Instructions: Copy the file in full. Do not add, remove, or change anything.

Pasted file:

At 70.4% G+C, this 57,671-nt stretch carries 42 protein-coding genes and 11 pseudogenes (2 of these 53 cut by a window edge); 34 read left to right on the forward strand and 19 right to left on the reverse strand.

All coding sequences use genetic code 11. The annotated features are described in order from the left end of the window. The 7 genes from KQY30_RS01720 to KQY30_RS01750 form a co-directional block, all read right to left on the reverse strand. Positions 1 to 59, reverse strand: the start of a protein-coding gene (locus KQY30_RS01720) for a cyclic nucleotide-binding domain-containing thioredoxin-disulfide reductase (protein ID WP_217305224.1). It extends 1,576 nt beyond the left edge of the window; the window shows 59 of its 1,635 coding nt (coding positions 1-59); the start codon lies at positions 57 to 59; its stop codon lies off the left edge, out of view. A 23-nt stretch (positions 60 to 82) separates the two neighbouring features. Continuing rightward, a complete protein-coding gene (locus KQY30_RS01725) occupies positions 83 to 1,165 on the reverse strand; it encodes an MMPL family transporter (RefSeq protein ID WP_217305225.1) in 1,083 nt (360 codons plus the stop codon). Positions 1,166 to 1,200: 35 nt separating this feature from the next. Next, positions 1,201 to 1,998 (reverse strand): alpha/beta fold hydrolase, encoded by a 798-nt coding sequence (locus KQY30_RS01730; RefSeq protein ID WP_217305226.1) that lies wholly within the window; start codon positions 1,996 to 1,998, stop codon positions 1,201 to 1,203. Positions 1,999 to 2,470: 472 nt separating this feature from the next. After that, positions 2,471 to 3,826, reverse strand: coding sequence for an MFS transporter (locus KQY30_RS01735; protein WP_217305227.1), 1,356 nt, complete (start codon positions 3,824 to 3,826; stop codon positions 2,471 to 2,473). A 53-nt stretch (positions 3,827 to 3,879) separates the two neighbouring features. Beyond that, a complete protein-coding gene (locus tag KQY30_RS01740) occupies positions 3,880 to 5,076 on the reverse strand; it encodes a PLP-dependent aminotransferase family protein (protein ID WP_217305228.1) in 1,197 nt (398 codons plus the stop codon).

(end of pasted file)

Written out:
At 70.4% G+C, this 57,671-nt stretch carries 42 protein-coding genes and 11 pseudogenes (2 of these 53 cut by a window edge); 34 read left to right on the forward strand and 19 right to left on the reverse strand.

All coding sequences use genetic code 11. The annotated features are described in order from the left end of the window. The 7 genes from KQY30_RS01720 to KQY30_RS01750 form a co-directional block, all read right to left on the reverse strand. Positions 1 to 59, reverse strand: the start of a protein-coding gene (locus KQY30_RS01720) for a cyclic nucleotide-binding domain-containing thioredoxin-disulfide reductase (protein ID WP_217305224.1). It extends 1,576 nt beyond the left edge of the window; the window shows 59 of its 1,635 coding nt (coding positions 1-59); the start codon lies at positions 57 to 59; its stop codon lies off the left edge, out of view. A 23-nt stretch (positions 60 to 82) separates the two neighbouring features. Continuing rightward, a complete protein-coding gene (locus KQY30_RS01725) occupies positions 83 to 1,165 on the reverse strand; it encodes an MMPL family transporter (RefSeq protein ID WP_217305225.1) in 1,083 nt (360 codons plus the stop codon). Positions 1,166 to 1,200: 35 nt separating this feature from the next. Next, positions 1,201 to 1,998 (reverse strand): alpha/beta fold hydrolase, encoded by a 798-nt coding sequence (locus KQY30_RS01730; RefSeq protein ID WP_217305226.1) that lies wholly within the window; start codon positions 1,996 to 1,998, stop codon positions 1,201 to 1,203. Positions 1,999 to 2,470: 472 nt separating this feature from the next. After that, positions 2,471 to 3,826, reverse strand: coding sequence for an MFS transporter (locus KQY30_RS01735; protein WP_217305227.1), 1,356 nt, complete (start codon positions 3,824 to 3,826; stop codon positions 2,471 to 2,473). A 53-nt stretch (positions 3,827 to 3,879) separates the two neighbouring features. Beyond that, a complete protein-coding gene (locus tag KQY30_RS01740) occupies positions 3,880 to 5,076 on the reverse strand; it encodes a PLP-dependent aminotransferase family protein (protein ID WP_217305228.1) in 1,197 nt (398 codons plus the stop codon).